Hello Mark, long time no see.

But again you misrepresent me. I have never claimed to have "sort of secret understanding about scripture," just a basic working knowledge of scripture.

And I have said from the beginning (of my time here...not the world...lol) that if you want to discuss scripture, I am glad to do so.

But, keep in mind that the usual response is a condemnation of pointing out context, mockery, and and a general agitation and reluctance to have a serious doctrinal discussion.

And as I have also stated (here, I am pretty sure), I will not force one to discuss something they don't want to.

But if you are interested, let me know. I have browsed through some of the threads, and believe me, it's like being a kid in a candy store...so much to respond to, so little time.

So I am content to let you guys direct the discussion.

God bless.
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28-05-2012, 01:27 AM (This post was last modified: 28-05-2012 01:47 AM by Mark Fulton.)
RE: A Question for S.T.Ranger
Ok ST....I'll quote you....


"My hopes in coming here was that there was someone that actually had a little bit of knowledge of scripture outside of the refutations given by this website. That was one of the reasons I decided to come here. But rather than having civil conversation with someone about doctrine that is claimed to be "known better than Christians," I find a very similar group to what I am already use to. "


So...you want to discuss scripture....right? I'm not sure what website you are referring to, but it doesn't matter. I can discuss it with you. I must warn you though, I'm opinionated, and I have no respect for scripture, having made a very thorough examination over many years as to how it came to be.

There are many people on this forum who know a lot about it too, so you just pick something, maybe your favourite bit, post it, and let's discuss.
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28-05-2012, 05:12 AM
RE: A Question for S.T.Ranger
(28-05-2012 01:27 AM)Mark Fulton Wrote:  Ok ST....I'll quote you....


"My hopes in coming here was that there was someone that actually had a little bit of knowledge of scripture outside of the refutations given by this website. That was one of the reasons I decided to come here. But rather than having civil conversation with someone about doctrine that is claimed to be "known better than Christians," I find a very similar group to what I am already use to. "

Is this where I said I have a "secret knowledge of scripture?"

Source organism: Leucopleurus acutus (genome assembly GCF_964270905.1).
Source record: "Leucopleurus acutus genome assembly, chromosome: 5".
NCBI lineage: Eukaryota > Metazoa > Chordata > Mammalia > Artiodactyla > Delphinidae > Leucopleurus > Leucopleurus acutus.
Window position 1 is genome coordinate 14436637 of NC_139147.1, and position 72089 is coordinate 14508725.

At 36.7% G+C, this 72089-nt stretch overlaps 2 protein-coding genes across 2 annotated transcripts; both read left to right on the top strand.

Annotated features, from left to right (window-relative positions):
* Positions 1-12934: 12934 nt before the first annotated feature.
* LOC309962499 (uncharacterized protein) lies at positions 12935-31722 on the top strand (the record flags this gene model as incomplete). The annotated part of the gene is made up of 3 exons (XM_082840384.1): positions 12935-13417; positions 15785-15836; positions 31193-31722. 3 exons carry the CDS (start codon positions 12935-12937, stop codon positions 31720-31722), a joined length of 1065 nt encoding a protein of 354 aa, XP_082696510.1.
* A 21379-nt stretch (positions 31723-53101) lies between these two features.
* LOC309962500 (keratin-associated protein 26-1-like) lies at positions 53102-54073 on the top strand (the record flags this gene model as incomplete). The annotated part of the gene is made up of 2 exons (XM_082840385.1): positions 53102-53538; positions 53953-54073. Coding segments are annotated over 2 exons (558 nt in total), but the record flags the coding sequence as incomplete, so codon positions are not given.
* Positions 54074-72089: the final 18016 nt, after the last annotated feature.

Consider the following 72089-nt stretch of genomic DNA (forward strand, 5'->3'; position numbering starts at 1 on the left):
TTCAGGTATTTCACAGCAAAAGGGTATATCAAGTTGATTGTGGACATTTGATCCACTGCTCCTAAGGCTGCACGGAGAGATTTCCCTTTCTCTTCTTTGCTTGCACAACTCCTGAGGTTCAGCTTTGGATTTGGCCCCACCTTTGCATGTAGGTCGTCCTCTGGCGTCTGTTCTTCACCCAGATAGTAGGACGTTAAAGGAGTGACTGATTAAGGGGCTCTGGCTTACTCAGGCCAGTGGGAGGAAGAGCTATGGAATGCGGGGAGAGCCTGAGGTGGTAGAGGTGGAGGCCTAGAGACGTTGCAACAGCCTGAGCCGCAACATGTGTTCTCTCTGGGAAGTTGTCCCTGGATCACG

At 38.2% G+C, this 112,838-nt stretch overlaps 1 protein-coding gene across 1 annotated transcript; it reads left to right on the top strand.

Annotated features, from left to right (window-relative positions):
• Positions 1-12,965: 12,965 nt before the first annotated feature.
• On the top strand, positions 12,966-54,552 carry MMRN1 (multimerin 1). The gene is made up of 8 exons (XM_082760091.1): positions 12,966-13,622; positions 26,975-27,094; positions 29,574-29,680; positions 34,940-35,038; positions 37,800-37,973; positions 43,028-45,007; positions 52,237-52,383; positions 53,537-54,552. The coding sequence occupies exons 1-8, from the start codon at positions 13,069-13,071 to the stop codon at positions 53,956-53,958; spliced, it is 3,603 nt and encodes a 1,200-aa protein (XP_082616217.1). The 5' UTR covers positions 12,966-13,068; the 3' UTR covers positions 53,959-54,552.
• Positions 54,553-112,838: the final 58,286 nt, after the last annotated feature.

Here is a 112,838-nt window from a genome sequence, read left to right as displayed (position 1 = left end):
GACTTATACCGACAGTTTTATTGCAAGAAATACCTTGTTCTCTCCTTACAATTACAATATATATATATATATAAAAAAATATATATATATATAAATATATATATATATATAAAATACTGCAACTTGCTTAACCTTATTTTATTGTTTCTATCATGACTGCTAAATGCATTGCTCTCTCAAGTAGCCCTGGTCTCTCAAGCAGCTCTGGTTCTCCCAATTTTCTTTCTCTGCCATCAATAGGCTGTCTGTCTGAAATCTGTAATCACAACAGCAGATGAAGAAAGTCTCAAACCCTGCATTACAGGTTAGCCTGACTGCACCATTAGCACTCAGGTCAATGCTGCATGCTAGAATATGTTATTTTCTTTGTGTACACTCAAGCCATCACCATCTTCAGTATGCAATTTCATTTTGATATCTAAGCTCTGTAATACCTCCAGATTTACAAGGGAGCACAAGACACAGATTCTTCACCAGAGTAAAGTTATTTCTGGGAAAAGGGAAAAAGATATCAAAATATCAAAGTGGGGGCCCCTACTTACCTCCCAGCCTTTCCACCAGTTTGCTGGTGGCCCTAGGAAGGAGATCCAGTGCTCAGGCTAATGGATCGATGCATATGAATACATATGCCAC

(28-05-2012 01:27 AM)Mark Fulton Wrote:  So...you want to discuss scripture....right? I'm not sure what website you are referring to, but it doesn't matter.

I am referring to this website. The claim I read was "We know scripture better than you," or something to that effect.

(28-05-2012 01:27 AM)Mark Fulton Wrote:  I can discuss it with you. I must warn you though, I'm opinionated, and I have no respect for scripture, having made a very thorough examination over many years as to how it came to be.

In return, I must warn you that I have not forgotten our earlier exchanges...lol. I am fully aware of the "respect" which has been forthcoming.

(28-05-2012 01:27 AM)Mark Fulton Wrote:  There are many people on this forum who know a lot about it too,

Where are they?

There is a tendency not only to ignore context on the part of some here, but to villify it. It is made to seem that keeping something in it's proper context is ridiculous.

(28-05-2012 01:27 AM)Mark Fulton Wrote:  so you just pick something, maybe your favourite bit, post it, and let's discuss.

I have many favorites, but I will choose one I have already asked you about, to which I believe no reply ever came. Once I post this I will try to find the other thread.

The topic: The New Covenant.

An especially important doctrine of the New Testament, the New Covenant is seldom discussed...by anyone. So what is your understanding of this doctrine?

God bless.
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28-05-2012, 04:09 PM (This post was last modified: 28-05-2012 06:12 PM by Mark Fulton.)
RE: A Question for S.T.Ranger
(28-05-2012 05:12 AM)S.T. Ranger Wrote:  
(28-05-2012 01:27 AM)Mark Fulton Wrote:  Ok ST....I'll quote you....


"My hopes in coming here was that there was someone that actually had a little bit of knowledge of scripture outside of the refutations given by this website. That was one of the reasons I decided to come here. But rather than having civil conversation with someone about doctrine that is claimed to be "known better than Christians," I find a very similar group to what I am already use to. "


Is this where I said I have a "secret knowledge of scripture?"

(28-05-2012 01:27 AM)Mark Fulton Wrote:  So...you want to discuss scripture....right? I'm not sure what website you are referring to, but it doesn't matter.